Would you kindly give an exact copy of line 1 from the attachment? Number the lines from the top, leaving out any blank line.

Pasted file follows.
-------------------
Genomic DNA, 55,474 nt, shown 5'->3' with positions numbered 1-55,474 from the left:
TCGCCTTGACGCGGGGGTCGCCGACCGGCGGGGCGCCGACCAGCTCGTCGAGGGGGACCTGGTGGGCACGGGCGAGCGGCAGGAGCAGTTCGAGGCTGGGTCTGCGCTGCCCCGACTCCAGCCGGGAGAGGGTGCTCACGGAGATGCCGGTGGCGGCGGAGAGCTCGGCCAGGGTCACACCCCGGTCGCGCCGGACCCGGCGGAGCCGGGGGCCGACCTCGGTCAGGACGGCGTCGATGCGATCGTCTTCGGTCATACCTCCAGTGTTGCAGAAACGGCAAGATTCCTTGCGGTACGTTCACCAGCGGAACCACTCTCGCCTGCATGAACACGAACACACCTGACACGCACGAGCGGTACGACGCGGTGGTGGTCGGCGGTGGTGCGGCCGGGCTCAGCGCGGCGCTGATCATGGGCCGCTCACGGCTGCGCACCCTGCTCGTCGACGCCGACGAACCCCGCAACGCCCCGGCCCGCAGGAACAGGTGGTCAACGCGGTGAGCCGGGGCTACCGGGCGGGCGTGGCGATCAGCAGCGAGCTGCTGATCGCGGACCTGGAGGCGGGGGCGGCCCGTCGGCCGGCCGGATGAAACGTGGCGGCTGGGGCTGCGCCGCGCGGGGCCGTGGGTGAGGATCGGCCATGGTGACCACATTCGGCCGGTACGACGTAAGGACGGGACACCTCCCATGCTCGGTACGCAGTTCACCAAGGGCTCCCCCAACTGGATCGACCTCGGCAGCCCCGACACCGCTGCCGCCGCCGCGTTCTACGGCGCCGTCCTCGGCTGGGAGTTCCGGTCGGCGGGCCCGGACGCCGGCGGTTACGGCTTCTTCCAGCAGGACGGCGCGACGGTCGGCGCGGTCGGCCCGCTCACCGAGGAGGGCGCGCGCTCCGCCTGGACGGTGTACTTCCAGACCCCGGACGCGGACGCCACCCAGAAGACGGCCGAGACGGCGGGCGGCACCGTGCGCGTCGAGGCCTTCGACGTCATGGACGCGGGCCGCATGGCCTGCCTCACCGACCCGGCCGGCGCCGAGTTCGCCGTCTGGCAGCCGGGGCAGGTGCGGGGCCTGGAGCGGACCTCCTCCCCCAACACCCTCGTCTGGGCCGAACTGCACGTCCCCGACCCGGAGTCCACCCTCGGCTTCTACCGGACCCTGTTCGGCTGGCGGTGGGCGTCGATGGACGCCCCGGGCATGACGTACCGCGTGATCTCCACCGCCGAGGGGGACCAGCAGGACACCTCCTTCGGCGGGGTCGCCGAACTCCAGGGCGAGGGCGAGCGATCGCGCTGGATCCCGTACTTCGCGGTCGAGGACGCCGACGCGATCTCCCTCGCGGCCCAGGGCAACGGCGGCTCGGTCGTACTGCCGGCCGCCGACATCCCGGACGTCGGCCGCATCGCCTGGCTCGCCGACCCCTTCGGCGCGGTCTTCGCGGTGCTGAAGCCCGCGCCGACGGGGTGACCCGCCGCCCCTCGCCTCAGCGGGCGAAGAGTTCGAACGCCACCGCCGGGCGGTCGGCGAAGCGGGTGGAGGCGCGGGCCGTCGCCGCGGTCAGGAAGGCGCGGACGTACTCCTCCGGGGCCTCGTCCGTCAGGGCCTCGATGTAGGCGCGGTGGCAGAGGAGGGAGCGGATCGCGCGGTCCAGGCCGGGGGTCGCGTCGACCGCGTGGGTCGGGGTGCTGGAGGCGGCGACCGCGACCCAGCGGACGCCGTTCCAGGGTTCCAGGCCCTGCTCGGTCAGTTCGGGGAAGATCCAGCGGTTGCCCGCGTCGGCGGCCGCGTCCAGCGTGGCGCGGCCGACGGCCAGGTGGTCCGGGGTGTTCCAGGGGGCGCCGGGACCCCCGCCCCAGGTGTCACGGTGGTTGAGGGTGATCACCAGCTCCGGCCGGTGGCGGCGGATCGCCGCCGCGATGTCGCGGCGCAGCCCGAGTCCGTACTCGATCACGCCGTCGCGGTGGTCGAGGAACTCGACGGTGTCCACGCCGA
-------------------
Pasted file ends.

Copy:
Genomic DNA, 55,474 nt, shown 5'->3' with positions numbered 1-55,474 from the left: